$15,000 Home Secrets Revealed
A HOME FOR $15,000 IS NOT A DREAM
What do Jim Meyers, Daryl Sanford, Jason Denny, and Megan Amatrone have in common? They all bought foreclosed homes at an incredible discount through the Department of Housing and Urban Development (HUD).
Daryl bought his 3 bedroom home in the New York area (Syracuse) for $40,000. Its value has almost doubled now to $72,000. Jason and Megan got a discount of about 25% off the market value when they purchased their homes. And Jim bought his upstate property in NY for just $15,000. It’s estimated value now is around $107K.
According to John Adolfi of Adolfi Real Estate who knows the ins-and-outs of HUD homes having worked in this field for many years (he even wrote a book about it called the “HUD Home Buying Secrets”), when the bank-owned homes are foreclosed, the government takes them over and assigns them to HUD to market and resell the house. He says that because these houses are “misunderstood”, a lot of the times people either don’t know about them or are not interested in them thus driving their prices down. In addition to that, majority of real estate agents don’t get too excited about these homes because of pretty low commissions, as well as the amount of paperwork involved.
But as far as buyers are concerned, these homes can definitely be an awesome deal! According to Mr.Adolfi, it’s pretty common to expect to buy an HUD house for 10% to even 50% BMV (below market value). Another piece of great news? Unlike your standard foreclosed homes where homeowners have to compete with investors many of whom pay cold hard cash, owner-tenants get the first look on these! There is a video interview of Mr.Adolfi where he talks about his best tip on winning a bid, things to watch out for if you’re a buyer, as well as how to get those really amazing $10,000 – $15,000 steals. To buy an HUD home, you have to go to Hudhomestore.com and submit your bid(s).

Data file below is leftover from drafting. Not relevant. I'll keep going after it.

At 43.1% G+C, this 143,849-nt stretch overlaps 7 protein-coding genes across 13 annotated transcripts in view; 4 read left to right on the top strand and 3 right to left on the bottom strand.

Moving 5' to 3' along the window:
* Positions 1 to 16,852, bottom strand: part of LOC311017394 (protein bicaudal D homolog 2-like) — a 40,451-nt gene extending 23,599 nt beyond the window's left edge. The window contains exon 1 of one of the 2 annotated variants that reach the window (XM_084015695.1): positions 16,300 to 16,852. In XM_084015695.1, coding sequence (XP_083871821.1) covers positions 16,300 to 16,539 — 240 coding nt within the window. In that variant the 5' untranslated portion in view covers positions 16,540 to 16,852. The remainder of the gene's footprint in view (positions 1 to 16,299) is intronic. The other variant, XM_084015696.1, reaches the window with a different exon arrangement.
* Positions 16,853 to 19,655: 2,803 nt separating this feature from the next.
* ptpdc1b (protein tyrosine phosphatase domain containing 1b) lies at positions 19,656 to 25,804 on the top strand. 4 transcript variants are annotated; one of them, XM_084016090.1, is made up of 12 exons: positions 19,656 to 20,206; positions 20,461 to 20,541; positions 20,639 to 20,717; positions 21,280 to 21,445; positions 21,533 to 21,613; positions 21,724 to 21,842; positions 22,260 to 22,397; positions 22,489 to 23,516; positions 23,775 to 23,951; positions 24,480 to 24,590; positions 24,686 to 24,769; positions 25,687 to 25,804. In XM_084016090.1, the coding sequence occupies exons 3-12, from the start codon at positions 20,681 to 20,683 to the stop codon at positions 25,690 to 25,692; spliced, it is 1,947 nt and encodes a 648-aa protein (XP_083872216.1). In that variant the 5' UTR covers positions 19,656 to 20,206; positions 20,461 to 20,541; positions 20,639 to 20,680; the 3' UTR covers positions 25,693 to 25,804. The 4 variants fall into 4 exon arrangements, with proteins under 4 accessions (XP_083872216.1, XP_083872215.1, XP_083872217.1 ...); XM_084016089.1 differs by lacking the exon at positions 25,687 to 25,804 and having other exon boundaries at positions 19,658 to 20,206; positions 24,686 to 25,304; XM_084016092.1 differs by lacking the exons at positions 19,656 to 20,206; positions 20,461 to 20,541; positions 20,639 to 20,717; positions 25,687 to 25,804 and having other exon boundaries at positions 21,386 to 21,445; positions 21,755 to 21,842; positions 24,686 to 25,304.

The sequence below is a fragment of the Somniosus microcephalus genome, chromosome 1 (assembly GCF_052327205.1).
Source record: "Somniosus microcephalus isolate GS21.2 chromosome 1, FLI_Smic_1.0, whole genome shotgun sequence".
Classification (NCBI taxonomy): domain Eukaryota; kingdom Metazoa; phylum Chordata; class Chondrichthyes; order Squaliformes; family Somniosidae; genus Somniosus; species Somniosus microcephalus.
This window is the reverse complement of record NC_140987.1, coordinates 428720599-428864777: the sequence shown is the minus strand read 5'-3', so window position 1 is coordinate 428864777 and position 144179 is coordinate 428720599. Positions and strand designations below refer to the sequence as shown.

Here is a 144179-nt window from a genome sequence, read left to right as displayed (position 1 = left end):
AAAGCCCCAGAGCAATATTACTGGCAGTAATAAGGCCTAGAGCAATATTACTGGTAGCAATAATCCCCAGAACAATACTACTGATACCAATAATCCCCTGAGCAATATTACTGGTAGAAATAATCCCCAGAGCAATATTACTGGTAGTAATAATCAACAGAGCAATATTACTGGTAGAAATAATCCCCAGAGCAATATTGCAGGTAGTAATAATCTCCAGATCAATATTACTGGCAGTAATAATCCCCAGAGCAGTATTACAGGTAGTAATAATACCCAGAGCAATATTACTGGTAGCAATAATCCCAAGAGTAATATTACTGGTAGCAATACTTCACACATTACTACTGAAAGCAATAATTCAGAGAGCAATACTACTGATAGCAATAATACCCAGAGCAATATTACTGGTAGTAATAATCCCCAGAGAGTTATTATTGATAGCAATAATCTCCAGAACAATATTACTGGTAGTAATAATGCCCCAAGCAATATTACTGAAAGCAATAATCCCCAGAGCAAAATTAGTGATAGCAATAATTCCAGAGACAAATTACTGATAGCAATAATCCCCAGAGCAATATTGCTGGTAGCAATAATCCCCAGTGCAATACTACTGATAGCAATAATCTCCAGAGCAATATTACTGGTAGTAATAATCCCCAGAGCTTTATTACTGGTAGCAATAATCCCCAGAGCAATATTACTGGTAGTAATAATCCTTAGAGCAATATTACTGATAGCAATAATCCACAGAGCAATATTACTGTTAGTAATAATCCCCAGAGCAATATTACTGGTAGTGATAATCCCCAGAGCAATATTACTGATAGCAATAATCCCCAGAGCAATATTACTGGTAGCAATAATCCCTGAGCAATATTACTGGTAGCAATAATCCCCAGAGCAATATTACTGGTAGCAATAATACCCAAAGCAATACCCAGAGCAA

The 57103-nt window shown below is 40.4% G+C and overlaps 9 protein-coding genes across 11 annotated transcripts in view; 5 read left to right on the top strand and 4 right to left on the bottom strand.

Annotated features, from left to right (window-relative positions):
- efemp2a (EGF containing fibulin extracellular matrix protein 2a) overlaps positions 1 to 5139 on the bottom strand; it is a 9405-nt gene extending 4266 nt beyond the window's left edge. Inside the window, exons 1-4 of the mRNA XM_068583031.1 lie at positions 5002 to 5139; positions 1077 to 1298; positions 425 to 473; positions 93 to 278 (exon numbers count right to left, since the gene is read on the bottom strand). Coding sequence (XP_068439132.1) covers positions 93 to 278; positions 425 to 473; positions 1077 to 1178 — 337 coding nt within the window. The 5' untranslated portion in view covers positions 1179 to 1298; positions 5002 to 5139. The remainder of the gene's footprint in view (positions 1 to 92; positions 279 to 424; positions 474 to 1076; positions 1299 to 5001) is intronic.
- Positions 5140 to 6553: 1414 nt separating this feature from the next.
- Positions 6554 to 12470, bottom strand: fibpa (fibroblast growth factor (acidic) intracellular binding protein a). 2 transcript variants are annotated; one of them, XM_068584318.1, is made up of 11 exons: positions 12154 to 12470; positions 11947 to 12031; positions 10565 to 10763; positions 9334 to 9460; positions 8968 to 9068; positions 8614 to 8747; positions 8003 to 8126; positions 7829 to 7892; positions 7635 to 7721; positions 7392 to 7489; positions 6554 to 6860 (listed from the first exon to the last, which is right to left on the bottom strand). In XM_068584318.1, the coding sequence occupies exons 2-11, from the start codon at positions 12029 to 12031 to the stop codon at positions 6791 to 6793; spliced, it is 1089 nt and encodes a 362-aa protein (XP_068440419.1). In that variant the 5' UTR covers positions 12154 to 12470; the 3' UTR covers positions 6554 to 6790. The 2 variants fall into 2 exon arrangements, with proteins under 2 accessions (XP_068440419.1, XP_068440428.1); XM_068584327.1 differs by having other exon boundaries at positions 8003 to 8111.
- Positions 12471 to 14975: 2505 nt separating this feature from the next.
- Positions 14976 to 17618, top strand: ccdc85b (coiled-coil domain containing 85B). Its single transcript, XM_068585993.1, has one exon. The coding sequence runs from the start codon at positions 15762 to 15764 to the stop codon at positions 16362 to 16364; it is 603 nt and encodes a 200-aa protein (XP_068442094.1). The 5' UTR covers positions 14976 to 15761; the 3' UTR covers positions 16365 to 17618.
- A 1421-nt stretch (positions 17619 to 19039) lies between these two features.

INTERESTED IN BUYING AN HUD HOME?
HUD places the home on the market for sale in case a loan that’s insured by FHA (Federal Housing Administration) forecloses. If such a scenario occurs, the HUD contracts with different management companies in the U.S. to advertise and show the houses. People can easily view all available HUD houses because they are listed on the world wide web. To show and sell HUD houses, a real estate broker MUST be HUD-approved.
1. Since HUD does not provide mortgages, pay a visit to a lending institution or a mortgage broker to get a pre-approval on a mortgage. By going through a pre-approval process, you will be able to identify how much you are able to spend on a house.
2. Type www.hud.gov in your browser, select the state you reside in along with your search criteria, and hit the “Search” button.
3. Carefully research the list of HUD homes that interest you. Take a note of the unique property number for the home you are interested in taking a look at. This number can be found above the home’s picture.
4. Find a link toward the bottom of the listing called “Click here to find a HUD registered broker in your area.” Once you click on it, you should get a list of all brokers along with their phone numbers. Select a broker and of course write down their phone number.
5. Give the broker a call and ask him/her to show you the property. The broker will present your bid to HUD and walk you through the process in case you will decide to buy the house.
INFORMATION ABOUT DOLLAR HOMES
The U.S. Department of Housing and Urban Development has an initiative called the Dollar Homes. It helps local governments encourage different housing opportunities for families with low to moderate income levels. It also helps address certain needs in the community by giving people the opportunity to buy qualified HUD-owned houses for just $1!
What are Dollar Homes? They are single-family houses bought by the FHA due to a foreclosure.
If you’re interested in seeing available properties for HUD Special Programs such as Good Neighbor Next Door or Nonprofits, click on the link below now.
Click here to search for eligible properties in your city and state.